Effective October 3, 2015 the new TILA/RESPA rules came into effect. These new rules were designed with consumers in mind. Under the new rules the Loan Estimate forms will clearly set forth the terms of the proposed transaction to help the borrower determine whether they would like to proceed with the transaction. Next, consumers will be given their Closing Disclosure early and before closing on a home purchase or refinance, consumers must receive a copy of their Closing Disclosure at least 3 business days prior to closing so if they have questions, their Loan Originator can provide them with additional information. The format of the Closing Disclosure will also mirror the Loan Estimate to make comparison easy.

Glossary of new terms

TILA is the Truth in Lending Act

RESPA is the Real Estate Settlement Procedures Act.

Combined the TILA/RESPA Integrated Disclosure rule, is also known as TRID

As of October 3rd, the Closing Disclosure is the new document that replaces the HUD-1 and the final TILA disclosure.

CFPB: The Consumer Financial Protection Bureau (CFPB) is an independent agency of the United States government responsible for consumer protection in the financial sector. Mandated by Dodd Frank, Congress established the CFPB to protect consumers by carrying out federal consumer financial laws. Other functions of the CFPB include researching consumer behavior, to monitoring financial markets for new risks to consumers, and promoting financial education.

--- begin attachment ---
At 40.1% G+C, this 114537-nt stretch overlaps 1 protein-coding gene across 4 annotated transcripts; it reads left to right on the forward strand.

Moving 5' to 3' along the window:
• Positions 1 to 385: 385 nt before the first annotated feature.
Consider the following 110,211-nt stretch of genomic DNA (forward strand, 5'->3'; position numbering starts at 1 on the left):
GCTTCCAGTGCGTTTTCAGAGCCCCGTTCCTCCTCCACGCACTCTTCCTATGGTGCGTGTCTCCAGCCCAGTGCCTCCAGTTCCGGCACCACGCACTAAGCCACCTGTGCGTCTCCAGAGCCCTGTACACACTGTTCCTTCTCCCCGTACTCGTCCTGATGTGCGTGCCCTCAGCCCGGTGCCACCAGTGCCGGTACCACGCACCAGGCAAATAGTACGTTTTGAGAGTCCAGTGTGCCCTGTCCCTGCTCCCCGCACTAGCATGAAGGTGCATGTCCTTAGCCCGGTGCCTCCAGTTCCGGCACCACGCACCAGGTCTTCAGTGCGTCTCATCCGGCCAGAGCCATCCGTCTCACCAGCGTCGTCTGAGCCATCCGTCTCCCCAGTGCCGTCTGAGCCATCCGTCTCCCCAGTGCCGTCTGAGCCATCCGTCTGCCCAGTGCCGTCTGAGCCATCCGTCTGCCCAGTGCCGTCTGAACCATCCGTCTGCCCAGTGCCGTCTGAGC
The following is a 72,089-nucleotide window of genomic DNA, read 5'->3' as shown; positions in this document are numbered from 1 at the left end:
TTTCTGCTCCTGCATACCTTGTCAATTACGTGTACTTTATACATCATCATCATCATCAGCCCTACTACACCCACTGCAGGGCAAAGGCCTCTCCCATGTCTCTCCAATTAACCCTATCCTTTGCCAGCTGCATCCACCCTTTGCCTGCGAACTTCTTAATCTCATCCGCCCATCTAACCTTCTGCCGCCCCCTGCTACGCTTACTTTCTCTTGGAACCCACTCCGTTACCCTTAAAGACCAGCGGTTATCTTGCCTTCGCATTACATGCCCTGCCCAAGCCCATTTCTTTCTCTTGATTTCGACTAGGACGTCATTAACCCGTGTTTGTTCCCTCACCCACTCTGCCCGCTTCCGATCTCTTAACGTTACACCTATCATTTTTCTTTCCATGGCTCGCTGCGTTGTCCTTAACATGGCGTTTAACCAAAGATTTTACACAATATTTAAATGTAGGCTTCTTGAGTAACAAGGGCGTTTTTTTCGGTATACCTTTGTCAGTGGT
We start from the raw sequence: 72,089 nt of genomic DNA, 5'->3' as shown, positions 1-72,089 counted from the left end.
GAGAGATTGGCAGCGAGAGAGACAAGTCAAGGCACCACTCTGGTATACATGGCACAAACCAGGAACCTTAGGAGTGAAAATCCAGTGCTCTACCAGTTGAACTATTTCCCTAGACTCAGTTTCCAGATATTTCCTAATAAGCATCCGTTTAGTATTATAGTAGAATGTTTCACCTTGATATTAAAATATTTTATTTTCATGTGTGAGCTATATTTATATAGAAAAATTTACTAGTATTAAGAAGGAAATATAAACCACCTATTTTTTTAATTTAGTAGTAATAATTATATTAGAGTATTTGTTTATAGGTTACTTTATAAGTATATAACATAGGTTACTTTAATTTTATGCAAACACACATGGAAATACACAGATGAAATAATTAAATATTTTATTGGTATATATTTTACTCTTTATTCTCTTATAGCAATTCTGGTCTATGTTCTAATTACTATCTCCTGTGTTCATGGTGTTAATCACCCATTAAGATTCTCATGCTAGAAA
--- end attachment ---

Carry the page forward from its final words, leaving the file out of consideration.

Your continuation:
SSAE 16 formerly SAS 70

Stands for Statement on Standards for Attestation Engagements No. 16

SOC (Stands for Service Organization Controls) SOC 1 & SOC 2 reports focus solely on controls at a service organization and specifically address the ongoing six key system attributes: Security, availability, processing integrity, confidentiality, privacy and financial reporting.

Truth in Lending Act

The Truth in Lending Act (TILA) of 1968 is United States federal law designed to promote the informed use of consumer credit, by requiring disclosures about its terms and cost to standardize the manner in which costs associated with borrowing are calculated and disclosed.

Real Estate Settlement Procedures Act

Real Estate Settlement Procedures Act (RESPA) was designed to protect potential homeowners and enable them to become more intelligent consumers. RESPA requires that lenders provide greater amounts of information to prospective borrowers at certain points in the loan settlement process.

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